The flora and fauna of Yellowstone becomes the setting of a spiritual journey in this luscious memoir.
For seven years, the scenery of Michael W. Leach’s daily commute was beyond enviable: bands of roaming bison, marauding grizzlies, charging elk, and sulking wolves that peppered stunning vistas. In Grizzlies on My Mind: Essays of Adventure, Love, and Heartache from Yellowstone Country, Leach delivers a beautiful tribute to the Yellowstone National Park or, as he calls it, the “spine of the continent,” where he spent over a decade as a ranger, naturalist, guide, park nonprofit director, and wildlife advocate.
Written like a journal, the chapters convey Leach’s rapture for Yellowstone as an iconic American landscape and one of its last truly wild frontiers. Such scenery can be as cruel as it is invigorating: it is a place “where ignorance or carelessness can help you become part of the food chain.” For instance, he tells of an overly zealous amateur bear enthusiast who after being mauled by a grizzly bear is forced to walk miles back to camp holding the skin on his face in place.
Leach also regales readers with several stories of his own brushes with danger: a hormone-crazed elk who chased him through the deck of a cabin, the search for the body of a park visitor after a fatal fall, keeping park visitors at a safe distance from a grizzly and wolf having a stand-off over an elk carcass, and tumultuous snowmobile excursions.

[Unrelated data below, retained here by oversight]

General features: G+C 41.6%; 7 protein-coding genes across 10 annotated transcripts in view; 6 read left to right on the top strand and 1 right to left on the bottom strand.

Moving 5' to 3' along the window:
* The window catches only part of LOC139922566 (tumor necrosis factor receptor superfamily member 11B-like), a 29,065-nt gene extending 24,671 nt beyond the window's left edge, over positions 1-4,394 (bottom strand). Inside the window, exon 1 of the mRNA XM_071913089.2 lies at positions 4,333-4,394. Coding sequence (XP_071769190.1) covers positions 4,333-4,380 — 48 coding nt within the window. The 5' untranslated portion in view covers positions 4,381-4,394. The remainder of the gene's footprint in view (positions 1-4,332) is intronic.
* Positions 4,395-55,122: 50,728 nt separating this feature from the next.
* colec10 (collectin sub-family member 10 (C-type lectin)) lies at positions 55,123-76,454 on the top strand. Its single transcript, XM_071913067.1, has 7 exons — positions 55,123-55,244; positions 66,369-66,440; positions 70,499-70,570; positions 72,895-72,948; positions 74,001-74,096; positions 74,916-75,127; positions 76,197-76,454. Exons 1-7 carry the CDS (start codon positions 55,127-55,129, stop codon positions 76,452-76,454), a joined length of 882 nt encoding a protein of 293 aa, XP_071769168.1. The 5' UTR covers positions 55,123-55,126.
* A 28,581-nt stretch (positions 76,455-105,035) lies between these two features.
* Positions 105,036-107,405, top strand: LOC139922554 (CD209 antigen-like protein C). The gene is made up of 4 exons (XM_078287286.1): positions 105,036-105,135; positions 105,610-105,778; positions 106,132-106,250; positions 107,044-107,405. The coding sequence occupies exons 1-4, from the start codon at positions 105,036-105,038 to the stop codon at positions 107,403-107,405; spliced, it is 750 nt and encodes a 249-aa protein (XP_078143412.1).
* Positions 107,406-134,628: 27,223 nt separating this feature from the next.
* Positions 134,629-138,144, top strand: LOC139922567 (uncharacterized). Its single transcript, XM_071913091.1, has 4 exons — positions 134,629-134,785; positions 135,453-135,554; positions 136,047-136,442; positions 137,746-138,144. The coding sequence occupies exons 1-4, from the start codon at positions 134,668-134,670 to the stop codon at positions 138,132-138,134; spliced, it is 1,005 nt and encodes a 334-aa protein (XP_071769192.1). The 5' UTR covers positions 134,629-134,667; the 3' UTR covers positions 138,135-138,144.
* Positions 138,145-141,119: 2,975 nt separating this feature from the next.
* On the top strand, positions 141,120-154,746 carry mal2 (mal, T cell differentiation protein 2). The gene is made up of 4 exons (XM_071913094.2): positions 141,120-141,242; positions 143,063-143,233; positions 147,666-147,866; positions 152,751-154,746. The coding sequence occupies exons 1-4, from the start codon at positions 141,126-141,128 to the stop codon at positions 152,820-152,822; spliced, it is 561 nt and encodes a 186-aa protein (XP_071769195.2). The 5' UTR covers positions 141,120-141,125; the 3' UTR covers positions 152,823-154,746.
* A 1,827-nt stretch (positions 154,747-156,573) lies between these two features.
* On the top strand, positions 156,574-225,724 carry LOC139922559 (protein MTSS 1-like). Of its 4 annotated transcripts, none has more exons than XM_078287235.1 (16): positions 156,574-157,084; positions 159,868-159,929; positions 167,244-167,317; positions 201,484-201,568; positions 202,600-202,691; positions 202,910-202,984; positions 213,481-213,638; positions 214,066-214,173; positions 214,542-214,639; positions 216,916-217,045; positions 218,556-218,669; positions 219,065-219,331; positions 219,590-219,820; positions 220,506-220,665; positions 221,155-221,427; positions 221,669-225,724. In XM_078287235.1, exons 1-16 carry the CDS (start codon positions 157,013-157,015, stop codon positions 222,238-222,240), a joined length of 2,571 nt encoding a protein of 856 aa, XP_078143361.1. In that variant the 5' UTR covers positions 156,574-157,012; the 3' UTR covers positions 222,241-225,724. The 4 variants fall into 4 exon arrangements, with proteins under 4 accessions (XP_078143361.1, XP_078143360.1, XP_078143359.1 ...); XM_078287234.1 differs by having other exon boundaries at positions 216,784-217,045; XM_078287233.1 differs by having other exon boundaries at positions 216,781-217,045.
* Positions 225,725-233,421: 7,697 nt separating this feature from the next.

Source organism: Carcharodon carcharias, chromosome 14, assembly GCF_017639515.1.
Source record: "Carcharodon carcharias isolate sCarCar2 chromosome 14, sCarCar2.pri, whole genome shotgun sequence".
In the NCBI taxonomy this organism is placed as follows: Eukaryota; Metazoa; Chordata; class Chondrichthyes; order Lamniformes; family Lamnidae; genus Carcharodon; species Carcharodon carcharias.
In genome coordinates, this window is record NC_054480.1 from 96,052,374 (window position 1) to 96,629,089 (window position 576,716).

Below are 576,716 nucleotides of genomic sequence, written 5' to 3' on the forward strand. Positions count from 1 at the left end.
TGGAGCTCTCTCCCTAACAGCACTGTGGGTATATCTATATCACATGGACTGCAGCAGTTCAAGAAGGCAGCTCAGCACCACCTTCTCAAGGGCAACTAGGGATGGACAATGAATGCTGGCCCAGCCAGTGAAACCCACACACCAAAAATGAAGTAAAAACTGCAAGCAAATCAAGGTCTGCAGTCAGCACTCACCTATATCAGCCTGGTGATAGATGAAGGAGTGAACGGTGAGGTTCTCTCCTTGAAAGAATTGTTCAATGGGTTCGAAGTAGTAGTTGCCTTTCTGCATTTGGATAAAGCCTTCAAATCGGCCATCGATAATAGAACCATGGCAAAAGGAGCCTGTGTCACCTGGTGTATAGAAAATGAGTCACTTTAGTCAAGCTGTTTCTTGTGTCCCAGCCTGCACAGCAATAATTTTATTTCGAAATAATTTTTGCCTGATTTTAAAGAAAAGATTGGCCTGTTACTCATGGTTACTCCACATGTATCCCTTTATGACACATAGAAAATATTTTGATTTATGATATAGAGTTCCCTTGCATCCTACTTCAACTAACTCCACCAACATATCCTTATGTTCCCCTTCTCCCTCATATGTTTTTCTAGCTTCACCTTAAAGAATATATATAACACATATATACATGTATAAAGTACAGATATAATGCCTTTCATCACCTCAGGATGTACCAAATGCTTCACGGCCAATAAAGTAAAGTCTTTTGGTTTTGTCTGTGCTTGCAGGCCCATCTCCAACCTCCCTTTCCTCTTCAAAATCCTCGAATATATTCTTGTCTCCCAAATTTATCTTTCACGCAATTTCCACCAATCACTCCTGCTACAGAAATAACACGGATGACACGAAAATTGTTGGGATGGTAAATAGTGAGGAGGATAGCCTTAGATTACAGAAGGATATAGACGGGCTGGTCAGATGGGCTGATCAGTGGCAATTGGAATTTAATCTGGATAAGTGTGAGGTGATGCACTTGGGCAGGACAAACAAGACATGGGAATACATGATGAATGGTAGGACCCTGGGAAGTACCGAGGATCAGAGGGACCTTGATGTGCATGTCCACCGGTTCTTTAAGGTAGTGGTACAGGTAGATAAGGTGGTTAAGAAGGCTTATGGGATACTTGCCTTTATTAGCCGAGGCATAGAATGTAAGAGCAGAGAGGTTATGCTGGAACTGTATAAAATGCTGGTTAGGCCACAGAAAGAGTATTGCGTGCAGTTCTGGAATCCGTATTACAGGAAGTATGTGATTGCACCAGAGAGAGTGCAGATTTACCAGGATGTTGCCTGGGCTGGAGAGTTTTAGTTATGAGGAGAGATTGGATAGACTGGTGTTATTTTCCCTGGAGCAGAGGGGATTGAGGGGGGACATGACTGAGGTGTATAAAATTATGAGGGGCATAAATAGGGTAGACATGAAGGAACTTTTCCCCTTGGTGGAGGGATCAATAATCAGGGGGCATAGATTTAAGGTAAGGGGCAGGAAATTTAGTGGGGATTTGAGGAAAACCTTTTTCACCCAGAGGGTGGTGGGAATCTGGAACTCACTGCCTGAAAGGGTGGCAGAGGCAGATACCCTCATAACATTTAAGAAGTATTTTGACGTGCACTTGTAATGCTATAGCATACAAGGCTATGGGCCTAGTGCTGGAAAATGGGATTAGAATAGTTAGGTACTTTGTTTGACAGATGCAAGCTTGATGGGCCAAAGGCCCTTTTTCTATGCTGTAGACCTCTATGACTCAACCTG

Diagnosed with a debilitating autoimmune disorder, Leach was forced to stop his basketball career at an early age and undergo a cycle of pain intervention and other medical treatment. He credits his career as a ranger as saving his sense of self, and Grizzlies on My Mind is Leach’s spiritual journey. An early essay describes a Native American healing ritual, and there are short essays throughout the collection in which Leach conjures animistic reverence for the park’s impressive flora and fauna.
Grizzlies on My Mind has wide appeal as an intimate account of life within one of America’s national treasures beyond the rocketing waters of Old Faithful. Leach’s inspired prose evokes how the land and its creatures hold special powers over those lucky enough to witness them firsthand. As Leach describes, “each day spent in Yellowstone has the potential to remedy a broken heart and calm a racing mind.” As evidence, he points out that any day he spends with park visitors ends in hugs rather than handshakes.
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